Cameron: the 11,000 letters that helped us cope with grief

Tory leader reveals response to son's death
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David Cameron said yesterday that the thousands of letters of support he received after the death of his son Ivan helped him and his family come to terms with the "enormous shock" of losing their eldest child.

Mr Cameron gave his first interview since Ivan's death on ITV's The Alan Titchmarsh Show and talked at length about his severely disabled six-year-old son, who died following a seizure last month. The Conservative leader explained how he and his wife, Samantha, sat together and opened letters and photos from families who had been through similar experiences. In total, the couple received more than 11,000 messages of support. "It was just fascinating to read letters from people you have never met or are never likely to meet, but who just felt moved to write a letter and tell their story," he said. "That was helpful.

"Everyone says that there will come a time when you'll look back and feel happy at his life, and you'll remember the good things and not just be sad at his death. I know that will come, it just takes some time. And we just miss him."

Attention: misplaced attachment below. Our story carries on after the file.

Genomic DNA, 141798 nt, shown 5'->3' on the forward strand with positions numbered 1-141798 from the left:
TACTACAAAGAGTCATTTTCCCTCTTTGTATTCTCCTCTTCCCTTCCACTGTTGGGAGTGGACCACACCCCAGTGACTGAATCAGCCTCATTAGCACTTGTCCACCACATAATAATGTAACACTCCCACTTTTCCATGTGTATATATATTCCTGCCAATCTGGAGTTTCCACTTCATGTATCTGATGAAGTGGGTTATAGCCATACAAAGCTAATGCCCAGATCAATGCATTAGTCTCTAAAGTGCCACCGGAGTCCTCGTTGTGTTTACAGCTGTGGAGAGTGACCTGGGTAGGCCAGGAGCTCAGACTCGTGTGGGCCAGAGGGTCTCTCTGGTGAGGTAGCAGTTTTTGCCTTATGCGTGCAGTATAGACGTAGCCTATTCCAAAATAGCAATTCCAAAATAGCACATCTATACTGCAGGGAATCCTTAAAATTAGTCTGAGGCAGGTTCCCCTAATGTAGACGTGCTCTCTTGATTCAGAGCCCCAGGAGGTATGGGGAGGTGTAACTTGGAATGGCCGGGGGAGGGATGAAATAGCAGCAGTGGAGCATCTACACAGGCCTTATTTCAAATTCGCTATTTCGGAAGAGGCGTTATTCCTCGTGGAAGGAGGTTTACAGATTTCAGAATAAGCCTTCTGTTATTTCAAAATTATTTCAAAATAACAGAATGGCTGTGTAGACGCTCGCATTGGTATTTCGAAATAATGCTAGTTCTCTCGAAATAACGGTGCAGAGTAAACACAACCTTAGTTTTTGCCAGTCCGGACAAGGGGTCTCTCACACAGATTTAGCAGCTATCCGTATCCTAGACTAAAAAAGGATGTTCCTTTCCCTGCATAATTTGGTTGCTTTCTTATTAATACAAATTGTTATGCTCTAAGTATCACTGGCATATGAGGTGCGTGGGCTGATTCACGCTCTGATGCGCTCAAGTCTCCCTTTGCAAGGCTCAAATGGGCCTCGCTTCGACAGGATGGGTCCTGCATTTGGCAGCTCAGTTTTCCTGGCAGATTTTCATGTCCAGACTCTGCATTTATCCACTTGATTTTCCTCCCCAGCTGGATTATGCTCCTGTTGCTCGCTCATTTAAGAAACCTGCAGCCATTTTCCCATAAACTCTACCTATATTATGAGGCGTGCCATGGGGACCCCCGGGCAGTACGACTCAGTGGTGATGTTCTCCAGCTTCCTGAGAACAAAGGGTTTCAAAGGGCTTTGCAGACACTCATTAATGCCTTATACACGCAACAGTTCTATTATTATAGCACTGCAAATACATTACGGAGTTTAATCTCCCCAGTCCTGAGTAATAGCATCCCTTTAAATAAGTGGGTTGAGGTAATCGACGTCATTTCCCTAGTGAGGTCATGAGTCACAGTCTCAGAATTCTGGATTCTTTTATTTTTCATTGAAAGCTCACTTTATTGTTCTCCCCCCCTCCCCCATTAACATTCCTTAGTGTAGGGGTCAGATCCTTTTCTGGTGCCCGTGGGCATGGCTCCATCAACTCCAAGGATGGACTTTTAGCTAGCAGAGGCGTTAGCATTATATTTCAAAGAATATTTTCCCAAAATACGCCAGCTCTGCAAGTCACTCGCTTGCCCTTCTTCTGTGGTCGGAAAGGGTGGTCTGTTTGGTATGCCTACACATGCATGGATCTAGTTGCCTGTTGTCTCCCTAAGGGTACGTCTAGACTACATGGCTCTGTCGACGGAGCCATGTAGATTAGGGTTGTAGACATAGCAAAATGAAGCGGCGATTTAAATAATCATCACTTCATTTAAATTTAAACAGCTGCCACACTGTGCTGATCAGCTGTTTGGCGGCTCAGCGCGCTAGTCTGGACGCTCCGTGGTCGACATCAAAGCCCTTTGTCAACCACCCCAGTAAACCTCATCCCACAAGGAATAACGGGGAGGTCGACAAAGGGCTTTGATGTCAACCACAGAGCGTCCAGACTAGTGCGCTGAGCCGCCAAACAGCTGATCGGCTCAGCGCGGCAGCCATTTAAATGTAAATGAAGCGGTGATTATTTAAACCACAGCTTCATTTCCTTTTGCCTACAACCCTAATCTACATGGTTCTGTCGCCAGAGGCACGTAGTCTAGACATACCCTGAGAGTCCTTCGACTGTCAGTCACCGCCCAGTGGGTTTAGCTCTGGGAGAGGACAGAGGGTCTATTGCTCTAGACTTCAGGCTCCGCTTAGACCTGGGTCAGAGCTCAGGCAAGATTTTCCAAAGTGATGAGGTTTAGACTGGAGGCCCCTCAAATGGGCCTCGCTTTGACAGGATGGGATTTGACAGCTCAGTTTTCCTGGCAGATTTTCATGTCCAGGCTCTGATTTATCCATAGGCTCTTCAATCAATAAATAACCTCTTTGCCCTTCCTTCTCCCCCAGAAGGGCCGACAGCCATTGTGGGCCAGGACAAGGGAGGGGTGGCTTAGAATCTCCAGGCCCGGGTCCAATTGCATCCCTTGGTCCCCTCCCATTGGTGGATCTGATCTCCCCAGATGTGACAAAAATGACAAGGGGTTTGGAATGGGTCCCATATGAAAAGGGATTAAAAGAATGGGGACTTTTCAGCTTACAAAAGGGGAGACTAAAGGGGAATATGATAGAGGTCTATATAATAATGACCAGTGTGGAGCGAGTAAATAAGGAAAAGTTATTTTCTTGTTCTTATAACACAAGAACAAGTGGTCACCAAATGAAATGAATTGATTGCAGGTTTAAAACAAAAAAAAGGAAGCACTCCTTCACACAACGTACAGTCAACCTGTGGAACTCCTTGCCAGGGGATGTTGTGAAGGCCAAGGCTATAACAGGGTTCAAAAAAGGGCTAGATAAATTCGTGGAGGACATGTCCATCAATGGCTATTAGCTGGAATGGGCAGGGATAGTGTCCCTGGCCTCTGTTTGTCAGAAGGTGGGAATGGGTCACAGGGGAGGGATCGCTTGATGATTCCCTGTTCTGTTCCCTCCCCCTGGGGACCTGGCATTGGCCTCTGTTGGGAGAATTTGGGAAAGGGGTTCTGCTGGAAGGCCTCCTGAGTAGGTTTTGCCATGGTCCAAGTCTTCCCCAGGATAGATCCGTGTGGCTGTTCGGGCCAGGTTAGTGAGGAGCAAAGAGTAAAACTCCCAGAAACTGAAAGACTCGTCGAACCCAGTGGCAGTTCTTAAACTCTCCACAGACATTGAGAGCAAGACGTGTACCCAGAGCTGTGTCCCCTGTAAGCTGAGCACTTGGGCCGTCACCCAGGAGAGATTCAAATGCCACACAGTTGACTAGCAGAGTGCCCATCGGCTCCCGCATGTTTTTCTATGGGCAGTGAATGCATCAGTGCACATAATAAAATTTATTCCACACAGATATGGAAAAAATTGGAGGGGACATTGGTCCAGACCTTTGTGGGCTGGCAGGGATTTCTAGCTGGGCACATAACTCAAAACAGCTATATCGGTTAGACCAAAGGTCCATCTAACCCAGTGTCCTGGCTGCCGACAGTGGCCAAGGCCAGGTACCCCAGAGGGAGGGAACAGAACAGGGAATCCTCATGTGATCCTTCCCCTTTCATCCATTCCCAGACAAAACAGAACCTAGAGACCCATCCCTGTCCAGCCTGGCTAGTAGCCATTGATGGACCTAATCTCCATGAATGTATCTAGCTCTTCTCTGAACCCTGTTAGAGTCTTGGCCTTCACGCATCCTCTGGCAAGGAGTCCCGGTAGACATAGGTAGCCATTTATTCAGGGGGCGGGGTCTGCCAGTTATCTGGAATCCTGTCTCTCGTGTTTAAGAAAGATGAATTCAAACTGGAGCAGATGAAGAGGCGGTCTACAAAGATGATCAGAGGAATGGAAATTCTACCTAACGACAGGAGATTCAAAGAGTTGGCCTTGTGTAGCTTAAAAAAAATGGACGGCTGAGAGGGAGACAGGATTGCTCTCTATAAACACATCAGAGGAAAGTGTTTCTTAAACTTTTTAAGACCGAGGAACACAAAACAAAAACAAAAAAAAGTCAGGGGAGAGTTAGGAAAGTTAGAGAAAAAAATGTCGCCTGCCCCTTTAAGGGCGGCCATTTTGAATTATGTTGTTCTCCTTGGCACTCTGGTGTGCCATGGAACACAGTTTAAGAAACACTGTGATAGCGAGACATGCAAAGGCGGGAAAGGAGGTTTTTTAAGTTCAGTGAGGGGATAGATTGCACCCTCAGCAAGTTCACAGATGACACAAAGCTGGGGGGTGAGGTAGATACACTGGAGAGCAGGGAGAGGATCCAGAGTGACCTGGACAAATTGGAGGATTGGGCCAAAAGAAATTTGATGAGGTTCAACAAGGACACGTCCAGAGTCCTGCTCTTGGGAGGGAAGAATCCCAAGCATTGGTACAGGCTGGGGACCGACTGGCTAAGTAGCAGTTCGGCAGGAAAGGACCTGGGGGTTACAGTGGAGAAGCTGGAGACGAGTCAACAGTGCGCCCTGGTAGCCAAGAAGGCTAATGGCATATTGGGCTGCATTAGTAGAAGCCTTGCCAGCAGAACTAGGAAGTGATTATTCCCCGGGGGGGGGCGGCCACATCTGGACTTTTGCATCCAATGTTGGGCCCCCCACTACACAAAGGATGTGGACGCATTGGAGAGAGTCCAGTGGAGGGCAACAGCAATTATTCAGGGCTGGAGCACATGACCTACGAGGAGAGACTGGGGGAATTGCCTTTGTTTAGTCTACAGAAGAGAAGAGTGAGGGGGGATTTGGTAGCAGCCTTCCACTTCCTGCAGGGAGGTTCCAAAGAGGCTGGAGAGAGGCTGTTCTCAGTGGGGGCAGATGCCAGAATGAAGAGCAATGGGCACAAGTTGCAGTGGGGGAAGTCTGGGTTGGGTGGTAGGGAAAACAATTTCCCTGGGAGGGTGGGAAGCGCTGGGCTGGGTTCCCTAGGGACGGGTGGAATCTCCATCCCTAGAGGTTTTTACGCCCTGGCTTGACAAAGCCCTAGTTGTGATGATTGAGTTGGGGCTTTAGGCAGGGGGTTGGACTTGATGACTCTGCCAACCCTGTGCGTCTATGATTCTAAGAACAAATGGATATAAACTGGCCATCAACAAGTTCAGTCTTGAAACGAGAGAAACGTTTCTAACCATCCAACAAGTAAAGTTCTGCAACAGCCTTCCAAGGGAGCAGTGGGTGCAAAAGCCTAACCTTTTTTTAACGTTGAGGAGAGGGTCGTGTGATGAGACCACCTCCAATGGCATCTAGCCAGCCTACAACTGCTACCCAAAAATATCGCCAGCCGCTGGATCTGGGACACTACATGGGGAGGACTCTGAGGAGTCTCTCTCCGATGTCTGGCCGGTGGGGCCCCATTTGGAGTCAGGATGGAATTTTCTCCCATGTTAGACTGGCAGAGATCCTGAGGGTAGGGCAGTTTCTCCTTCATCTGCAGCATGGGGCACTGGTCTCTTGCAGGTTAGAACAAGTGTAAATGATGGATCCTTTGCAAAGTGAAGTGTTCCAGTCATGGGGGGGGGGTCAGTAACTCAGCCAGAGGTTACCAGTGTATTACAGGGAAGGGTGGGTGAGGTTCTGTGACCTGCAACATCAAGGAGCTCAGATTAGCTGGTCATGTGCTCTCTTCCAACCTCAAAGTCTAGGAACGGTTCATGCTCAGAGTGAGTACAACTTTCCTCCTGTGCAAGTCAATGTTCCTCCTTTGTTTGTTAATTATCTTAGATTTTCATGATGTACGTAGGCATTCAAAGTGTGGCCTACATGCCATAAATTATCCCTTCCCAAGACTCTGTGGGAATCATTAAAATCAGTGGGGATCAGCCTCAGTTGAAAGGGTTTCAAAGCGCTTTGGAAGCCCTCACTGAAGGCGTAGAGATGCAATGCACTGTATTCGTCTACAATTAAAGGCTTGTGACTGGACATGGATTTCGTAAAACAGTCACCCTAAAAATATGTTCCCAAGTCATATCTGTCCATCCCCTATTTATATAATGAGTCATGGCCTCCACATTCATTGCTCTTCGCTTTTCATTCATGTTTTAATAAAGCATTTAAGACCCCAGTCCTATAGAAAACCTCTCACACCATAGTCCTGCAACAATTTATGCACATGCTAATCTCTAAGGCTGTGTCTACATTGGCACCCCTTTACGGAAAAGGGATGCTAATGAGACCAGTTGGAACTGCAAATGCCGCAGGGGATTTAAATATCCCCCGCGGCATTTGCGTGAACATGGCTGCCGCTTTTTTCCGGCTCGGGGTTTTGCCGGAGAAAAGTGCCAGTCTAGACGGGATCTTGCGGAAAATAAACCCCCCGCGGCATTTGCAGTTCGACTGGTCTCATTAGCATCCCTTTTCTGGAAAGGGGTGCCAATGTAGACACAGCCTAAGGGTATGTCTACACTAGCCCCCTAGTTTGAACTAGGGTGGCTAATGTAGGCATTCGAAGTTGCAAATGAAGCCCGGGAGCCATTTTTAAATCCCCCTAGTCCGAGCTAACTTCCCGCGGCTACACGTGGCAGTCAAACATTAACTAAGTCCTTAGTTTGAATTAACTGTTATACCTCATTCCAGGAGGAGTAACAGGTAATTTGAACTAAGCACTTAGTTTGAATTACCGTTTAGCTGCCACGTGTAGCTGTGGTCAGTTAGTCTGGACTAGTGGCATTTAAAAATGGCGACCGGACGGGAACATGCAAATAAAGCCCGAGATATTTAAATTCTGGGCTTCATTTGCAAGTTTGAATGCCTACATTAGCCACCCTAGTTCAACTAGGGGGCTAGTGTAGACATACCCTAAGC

Tory officials were furious last night at the way Mr Cameron's appearance had been billed as an interview about Ivan's death, something they said was done without their consent. They have complained to the programme's producers.

"We did not give any authorisation to pre-brief in the way they did," a Tory source said. "We agreed that David would be asked a question about Ivan, but it was never intended to be an interview exclusively about that."

A spokesman for ITV said the interview had not been billed as an interview exclusively about Ivan, but that it had been briefed to the media as "the first television interview since the death of Ivan".

"It was agreed that Mr Cameron would be asked about Ivan, which he was," the spokesman said. "The interview then moved into other areas."

Mr Cameron said that although his son had been unwell throughout his life, suffering from a severe form of cerebral palsy and epilepsy, his death had come as a huge shock. "We always knew that Ivan wouldn't live forever because he had been incredibly ill in his short life," he said. "But we never expected him to die so young or so suddenly. It's just a real bolt that hit us.

"I do remember how much pain he had in his life and all the operations and all the seizures. And that pain has stopped, so that's a positive thing to hold on to." He also talked about how his other children, Nancy, five, and Arthur, three, were coping with his loss.

"There are moments where they think about it a lot and talk about it – and then other moments when they seem OK," he said. "Nancy takes the view that Ivan is in heaven now and he's doing things that he couldn't do before, like walking and talking and eating chocolate. That was lovely for her to say that."

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